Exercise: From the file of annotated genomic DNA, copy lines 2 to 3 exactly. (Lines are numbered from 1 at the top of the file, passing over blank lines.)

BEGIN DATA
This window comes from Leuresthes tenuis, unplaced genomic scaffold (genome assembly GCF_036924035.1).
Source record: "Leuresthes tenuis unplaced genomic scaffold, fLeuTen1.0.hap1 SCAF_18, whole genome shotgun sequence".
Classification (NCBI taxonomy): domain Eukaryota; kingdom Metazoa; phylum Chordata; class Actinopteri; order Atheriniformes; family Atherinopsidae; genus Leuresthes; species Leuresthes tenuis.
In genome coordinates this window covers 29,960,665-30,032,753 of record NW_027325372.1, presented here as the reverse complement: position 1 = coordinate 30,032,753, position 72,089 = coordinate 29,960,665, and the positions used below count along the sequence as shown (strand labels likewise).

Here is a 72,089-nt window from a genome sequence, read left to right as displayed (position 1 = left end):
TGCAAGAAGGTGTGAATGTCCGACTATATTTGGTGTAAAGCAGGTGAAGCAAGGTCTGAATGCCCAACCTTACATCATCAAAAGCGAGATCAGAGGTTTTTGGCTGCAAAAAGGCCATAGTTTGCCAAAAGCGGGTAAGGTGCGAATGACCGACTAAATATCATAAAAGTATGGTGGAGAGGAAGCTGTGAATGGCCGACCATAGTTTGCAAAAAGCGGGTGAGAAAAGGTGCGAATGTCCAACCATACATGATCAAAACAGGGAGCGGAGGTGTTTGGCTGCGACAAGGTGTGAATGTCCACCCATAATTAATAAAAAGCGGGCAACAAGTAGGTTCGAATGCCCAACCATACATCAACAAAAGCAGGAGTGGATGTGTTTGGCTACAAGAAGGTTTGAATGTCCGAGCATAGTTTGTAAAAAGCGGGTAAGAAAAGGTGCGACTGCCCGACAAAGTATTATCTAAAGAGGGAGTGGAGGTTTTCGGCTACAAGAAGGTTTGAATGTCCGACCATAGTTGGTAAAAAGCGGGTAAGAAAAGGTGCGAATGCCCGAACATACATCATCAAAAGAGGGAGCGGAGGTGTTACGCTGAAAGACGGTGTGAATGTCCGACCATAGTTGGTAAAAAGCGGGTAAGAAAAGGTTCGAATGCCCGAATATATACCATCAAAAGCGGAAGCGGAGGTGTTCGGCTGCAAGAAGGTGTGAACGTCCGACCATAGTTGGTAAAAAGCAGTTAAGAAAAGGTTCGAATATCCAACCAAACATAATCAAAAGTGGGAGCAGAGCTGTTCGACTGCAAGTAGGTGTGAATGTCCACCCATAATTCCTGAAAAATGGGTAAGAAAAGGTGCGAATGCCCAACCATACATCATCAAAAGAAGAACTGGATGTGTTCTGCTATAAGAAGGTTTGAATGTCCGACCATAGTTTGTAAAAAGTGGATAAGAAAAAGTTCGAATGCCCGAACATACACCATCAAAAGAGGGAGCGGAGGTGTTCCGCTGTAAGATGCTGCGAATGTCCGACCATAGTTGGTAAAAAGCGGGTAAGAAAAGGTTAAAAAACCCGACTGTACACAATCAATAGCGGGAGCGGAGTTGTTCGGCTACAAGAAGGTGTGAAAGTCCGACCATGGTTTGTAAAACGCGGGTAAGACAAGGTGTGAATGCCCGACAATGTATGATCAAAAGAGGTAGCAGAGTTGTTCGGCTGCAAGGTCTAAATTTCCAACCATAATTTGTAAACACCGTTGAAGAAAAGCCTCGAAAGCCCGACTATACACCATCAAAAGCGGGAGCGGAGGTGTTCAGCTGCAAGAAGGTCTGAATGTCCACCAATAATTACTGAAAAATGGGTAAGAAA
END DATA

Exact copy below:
Source record: "Leuresthes tenuis unplaced genomic scaffold, fLeuTen1.0.hap1 SCAF_18, whole genome shotgun sequence".
Classification (NCBI taxonomy): domain Eukaryota; kingdom Metazoa; phylum Chordata; class Actinopteri; order Atheriniformes; family Atherinopsidae; genus Leuresthes; species Leuresthes tenuis.